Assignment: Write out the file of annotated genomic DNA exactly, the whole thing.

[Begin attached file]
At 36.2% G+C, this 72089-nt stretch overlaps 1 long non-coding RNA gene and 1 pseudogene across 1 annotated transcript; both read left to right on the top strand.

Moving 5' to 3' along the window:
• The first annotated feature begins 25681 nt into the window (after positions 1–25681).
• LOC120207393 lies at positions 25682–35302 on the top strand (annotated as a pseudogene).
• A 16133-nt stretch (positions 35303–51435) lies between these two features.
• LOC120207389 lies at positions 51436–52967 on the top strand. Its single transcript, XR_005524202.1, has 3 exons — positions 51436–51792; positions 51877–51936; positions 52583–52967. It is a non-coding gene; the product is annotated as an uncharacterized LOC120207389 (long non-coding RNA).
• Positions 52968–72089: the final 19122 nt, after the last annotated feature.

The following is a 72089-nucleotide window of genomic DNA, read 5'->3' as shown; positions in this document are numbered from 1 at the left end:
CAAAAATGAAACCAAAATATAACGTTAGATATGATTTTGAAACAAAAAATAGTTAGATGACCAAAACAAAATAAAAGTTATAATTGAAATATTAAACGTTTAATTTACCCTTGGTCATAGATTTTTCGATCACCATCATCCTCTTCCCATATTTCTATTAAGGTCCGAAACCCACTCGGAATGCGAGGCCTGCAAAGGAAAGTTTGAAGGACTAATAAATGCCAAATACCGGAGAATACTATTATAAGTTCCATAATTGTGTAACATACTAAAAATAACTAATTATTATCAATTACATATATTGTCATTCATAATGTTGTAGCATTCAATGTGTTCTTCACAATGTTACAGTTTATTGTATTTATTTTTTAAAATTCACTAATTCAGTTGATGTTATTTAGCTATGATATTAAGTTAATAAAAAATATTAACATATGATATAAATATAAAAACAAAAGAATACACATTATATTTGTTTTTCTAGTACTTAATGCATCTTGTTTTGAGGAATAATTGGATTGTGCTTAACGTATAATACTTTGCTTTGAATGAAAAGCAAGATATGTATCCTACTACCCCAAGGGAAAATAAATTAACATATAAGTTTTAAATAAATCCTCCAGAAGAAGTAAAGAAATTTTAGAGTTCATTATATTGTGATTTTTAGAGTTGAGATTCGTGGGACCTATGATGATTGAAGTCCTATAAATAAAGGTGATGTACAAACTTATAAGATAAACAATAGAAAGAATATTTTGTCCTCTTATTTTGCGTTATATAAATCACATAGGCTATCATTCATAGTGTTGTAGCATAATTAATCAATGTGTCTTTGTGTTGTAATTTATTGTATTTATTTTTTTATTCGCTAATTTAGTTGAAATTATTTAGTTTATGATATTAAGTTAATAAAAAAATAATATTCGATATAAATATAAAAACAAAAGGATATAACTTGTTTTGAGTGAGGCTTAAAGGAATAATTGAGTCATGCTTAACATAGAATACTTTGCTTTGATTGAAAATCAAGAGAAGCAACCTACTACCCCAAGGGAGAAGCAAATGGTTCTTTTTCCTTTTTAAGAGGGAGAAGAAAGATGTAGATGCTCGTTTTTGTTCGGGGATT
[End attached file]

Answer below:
At 36.2% G+C, this 72089-nt stretch overlaps 1 long non-coding RNA gene and 1 pseudogene across 1 annotated transcript; both read left to right on the top strand.

Moving 5' to 3' along the window:
• The first annotated feature begins 25681 nt into the window (after positions 1–25681).
• LOC120207393 lies at positions 25682–35302 on the top strand (annotated as a pseudogene).
• A 16133-nt stretch (positions 35303–51435) lies between these two features.
• LOC120207389 lies at positions 51436–52967 on the top strand. Its single transcript, XR_005524202.1, has 3 exons — positions 51436–51792; positions 51877–51936; positions 52583–52967. It is a non-coding gene; the product is annotated as an uncharacterized LOC120207389 (long non-coding RNA).
• Positions 52968–72089: the final 19122 nt, after the last annotated feature.

The following is a 72089-nucleotide window of genomic DNA, read 5'->3' as shown; positions in this document are numbered from 1 at the left end:
CAAAAATGAAACCAAAATATAACGTTAGATATGATTTTGAAACAAAAAATAGTTAGATGACCAAAACAAAATAAAAGTTATAATTGAAATATTAAACGTTTAATTTACCCTTGGTCATAGATTTTTCGATCACCATCATCCTCTTCCCATATTTCTATTAAGGTCCGAAACCCACTCGGAATGCGAGGCCTGCAAAGGAAAGTTTGAAGGACTAATAAATGCCAAATACCGGAGAATACTATTATAAGTTCCATAATTGTGTAACATACTAAAAATAACTAATTATTATCAATTACATATATTGTCATTCATAATGTTGTAGCATTCAATGTGTTCTTCACAATGTTACAGTTTATTGTATTTATTTTTTAAAATTCACTAATTCAGTTGATGTTATTTAGCTATGATATTAAGTTAATAAAAAATATTAACATATGATATAAATATAAAAACAAAAGAATACACATTATATTTGTTTTTCTAGTACTTAATGCATCTTGTTTTGAGGAATAATTGGATTGTGCTTAACGTATAATACTTTGCTTTGAATGAAAAGCAAGATATGTATCCTACTACCCCAAGGGAAAATAAATTAACATATAAGTTTTAAATAAATCCTCCAGAAGAAGTAAAGAAATTTTAGAGTTCATTATATTGTGATTTTTAGAGTTGAGATTCGTGGGACCTATGATGATTGAAGTCCTATAAATAAAGGTGATGTACAAACTTATAAGATAAACAATAGAAAGAATATTTTGTCCTCTTATTTTGCGTTATATAAATCACATAGGCTATCATTCATAGTGTTGTAGCATAATTAATCAATGTGTCTTTGTGTTGTAATTTATTGTATTTATTTTTTTATTCGCTAATTTAGTTGAAATTATTTAGTTTATGATATTAAGTTAATAAAAAAATAATATTCGATATAAATATAAAAACAAAAGGATATAACTTGTTTTGAGTGAGGCTTAAAGGAATAATTGAGTCATGCTTAACATAGAATACTTTGCTTTGATTGAAAATCAAGAGAAGCAACCTACTACCCCAAGGGAGAAGCAAATGGTTCTTTTTCCTTTTTAAGAGGGAGAAGAAAGATGTAGATGCTCGTTTTTGTTCGGGGATT